While there’s no academic-style diplomas, with fame and talent being as subjective as they are, Thomas likened EGOT to the entertainment industry’s adoptive equivalent in the absence of more official credentials. “It's a small way of affirming what is necessary to achieve a goal,” Thomas told ET in 1986. “When you're going to study to be a doctor, you want a doctor's degree. You gonna study to be a lawyer, you want a lawyer's degree.”
In reaction to his Golden Globe nomination, he joked, “I've got to change my ‘EGOT’ to ‘EGGOT.’”
As the years went by, the likelihood dwindled that Thomas would complete the EGOT before his self-imposed deadline. In 1988, Thomas, still four awards short, entered into Miami Vice’s fifth and final season. “I would still like to win a GRAMMY. I still would like to win a Tony, Oscar and an Emmy,” Thomas confessed to ET in September of that year. “I have not stopped. It's a long road. Like the Chinese proverb. The journey of a thousand miles begins with the first step. I'm still stepping, but not just walking. I'm running.”
"THAT'S A GOOD GOAL FOR A TALENTED CRAZY PERSON." TRACY JORDAN, 30 ROCK
While chatting on the set of Nash Bridges in 2001, reuniting with Johnson on-screen in a guest star role, ET asked Thomas to reflect on creating EGOT and how he felt about his ambitious plan in retrospect.
“I'm doing pretty good,” Thomas said, noting that he’s at least “been in shows that have won Emmys.”
“I pray [that] with my musical, Sacha the Magic Cookie Maker, that I'll be in the Tonys and possibly the Oscars for the music,” Thomas shared. “I still reach high.”
Over 25 years after Thomas invented the hallmark of artistic achievement, Tracy Jordan (Tracy Morgan) took up the quest on 30 Rock. In the spirit of Tiny Fey’s sitcom’s trademark of playing with pop culture folklore (see also the episode where Tracy becomes obsessed with celebrity deaths and the "rule of three"), the season 4 arc began with Tracy coming across Thomas’ aforementioned EGOT pendant, which inspires him to take up the quest himself. As part of his journey, Tracy seeks words of wisdom from Goldberg.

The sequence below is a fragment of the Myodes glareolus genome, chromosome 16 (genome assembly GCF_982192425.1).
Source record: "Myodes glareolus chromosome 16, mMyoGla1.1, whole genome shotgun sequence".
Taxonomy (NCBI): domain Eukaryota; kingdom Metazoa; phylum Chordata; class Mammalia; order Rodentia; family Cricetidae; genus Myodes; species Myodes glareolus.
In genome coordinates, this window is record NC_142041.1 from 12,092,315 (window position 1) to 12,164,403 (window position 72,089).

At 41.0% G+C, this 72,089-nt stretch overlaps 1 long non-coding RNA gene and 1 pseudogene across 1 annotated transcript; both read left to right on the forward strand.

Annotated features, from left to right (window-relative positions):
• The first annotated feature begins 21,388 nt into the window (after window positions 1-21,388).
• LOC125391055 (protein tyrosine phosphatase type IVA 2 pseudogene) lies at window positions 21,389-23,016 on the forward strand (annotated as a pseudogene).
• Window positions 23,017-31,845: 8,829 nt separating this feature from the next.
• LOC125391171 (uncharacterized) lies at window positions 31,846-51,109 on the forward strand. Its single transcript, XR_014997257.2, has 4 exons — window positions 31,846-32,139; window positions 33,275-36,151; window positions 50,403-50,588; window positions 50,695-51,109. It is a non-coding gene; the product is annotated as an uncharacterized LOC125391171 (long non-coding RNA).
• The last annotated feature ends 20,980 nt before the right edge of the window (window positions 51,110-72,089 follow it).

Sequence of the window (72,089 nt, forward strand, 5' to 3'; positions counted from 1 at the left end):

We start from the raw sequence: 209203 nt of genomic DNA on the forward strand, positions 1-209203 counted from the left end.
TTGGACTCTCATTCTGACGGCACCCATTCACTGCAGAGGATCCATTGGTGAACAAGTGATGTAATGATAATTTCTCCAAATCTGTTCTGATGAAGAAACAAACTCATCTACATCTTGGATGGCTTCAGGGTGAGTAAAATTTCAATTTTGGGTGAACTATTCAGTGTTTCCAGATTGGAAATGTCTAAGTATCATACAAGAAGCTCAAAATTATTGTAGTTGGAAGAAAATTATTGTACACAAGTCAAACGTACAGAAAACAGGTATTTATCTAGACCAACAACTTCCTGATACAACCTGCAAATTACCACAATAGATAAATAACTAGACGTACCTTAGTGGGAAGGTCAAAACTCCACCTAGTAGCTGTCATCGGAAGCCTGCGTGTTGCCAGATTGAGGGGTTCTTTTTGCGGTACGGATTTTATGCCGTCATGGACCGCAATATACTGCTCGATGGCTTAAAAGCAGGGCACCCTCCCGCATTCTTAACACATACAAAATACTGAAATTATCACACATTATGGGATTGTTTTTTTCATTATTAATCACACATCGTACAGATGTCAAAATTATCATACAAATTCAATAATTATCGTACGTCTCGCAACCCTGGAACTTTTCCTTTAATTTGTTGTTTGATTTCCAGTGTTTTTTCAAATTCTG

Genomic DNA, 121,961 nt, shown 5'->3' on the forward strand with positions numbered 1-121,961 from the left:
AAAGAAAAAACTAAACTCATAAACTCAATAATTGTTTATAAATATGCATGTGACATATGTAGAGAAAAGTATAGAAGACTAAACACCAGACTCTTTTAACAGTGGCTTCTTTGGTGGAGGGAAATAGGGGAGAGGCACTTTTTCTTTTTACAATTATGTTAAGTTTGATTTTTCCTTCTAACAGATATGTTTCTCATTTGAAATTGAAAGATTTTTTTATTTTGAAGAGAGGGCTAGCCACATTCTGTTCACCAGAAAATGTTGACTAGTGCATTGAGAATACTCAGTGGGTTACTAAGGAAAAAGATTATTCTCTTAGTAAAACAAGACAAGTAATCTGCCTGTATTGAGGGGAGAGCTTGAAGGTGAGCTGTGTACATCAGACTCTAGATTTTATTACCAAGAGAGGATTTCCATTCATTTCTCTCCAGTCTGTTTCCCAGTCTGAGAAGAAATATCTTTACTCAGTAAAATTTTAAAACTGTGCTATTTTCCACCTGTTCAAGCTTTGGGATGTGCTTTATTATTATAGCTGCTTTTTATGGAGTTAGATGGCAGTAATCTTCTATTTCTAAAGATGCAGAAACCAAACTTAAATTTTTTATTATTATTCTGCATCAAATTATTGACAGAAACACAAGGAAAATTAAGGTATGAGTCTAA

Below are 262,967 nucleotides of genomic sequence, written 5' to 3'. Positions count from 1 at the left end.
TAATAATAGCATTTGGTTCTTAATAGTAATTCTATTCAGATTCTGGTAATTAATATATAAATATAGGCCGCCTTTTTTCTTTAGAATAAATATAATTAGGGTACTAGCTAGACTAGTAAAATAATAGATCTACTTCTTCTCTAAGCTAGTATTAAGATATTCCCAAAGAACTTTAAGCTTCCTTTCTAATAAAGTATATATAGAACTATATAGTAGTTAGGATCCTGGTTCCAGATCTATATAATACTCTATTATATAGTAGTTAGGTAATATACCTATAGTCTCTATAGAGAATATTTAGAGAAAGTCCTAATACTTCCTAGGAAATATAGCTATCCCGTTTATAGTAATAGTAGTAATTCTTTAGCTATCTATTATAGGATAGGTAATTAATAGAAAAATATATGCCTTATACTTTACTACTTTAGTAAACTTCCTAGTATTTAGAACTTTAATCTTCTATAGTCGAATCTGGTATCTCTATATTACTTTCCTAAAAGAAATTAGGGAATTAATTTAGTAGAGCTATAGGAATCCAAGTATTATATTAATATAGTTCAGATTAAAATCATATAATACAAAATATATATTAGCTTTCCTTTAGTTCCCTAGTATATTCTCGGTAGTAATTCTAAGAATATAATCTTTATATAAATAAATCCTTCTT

Whoopi: You cannot fake your way to an EGOT, fool. You know… [gestures to trophies] All these awards I got, I got for projects I believed in.
Tracy: Wait, is that a Daytime Emmy?
Whoopi: It still counts. Girl's gotta eat.
On top of becoming one of 30 Rock’s most memorable episodes, the storyline resurrected the EGOT concept and elevated the collection of rare honors to new heights in award season discourse.
THE STATE OF THE EGOT
As Tracy Jordan discovered, one of the sure-fire ways to complete the EGOT is through composing music. It worked for Andrew Lloyd Webber, Robert Lopez and, most recently, Alan Menken.
But for some EGOT-ers, it’s achieved via a mixed bag of talents. Goldberg’s performances locked down ‘EGO,’ while her Tony Award came from producing a Broadway play (just as it later would for Hudson). Legend, the most high-profile EGOT achiever in recent years, landed his ‘GOT’ through music but the Emmy followed a rare lead actor role in Jesus Christ Superstar Live in Concert. Meanwhile, Moreno, whose EGOT completion pre-dated its linguistic designation, attained her status in a flush of strictly performance-based honors.
From here to every award season moving forward, EGOT will, in all likelihood, remain a major talking point around the big four, especially for those nearing the finish line. Adele, Eminem and Common need a Tony Award (as well as Kate Winslet, who at one point shared her plans 'to win that f**ker'). On the GRAMMY side, Viola Davis, Helen Mirren and Al Pacino lack the gramophone statuette. Emmy awards are seemingly the most frequent trophy to knock out in the beginning, aside from the exception that proves the rule, Elton John. Meanwhile, the Academy Award proves to be the elusive hold out for some big names. Notable EGTs include Hugh Jackman, Cynthia Erivo, Trey Parker & Matt Stone, Bette Midler, Billy Porter and Lin-Manuel Miranda.
For better or worse, Thomas is forever associated with EGOT. And while he's yet to gain any of the coveted honors, the performer can boast his one-of-a-kind addition to the pop culture lexicon.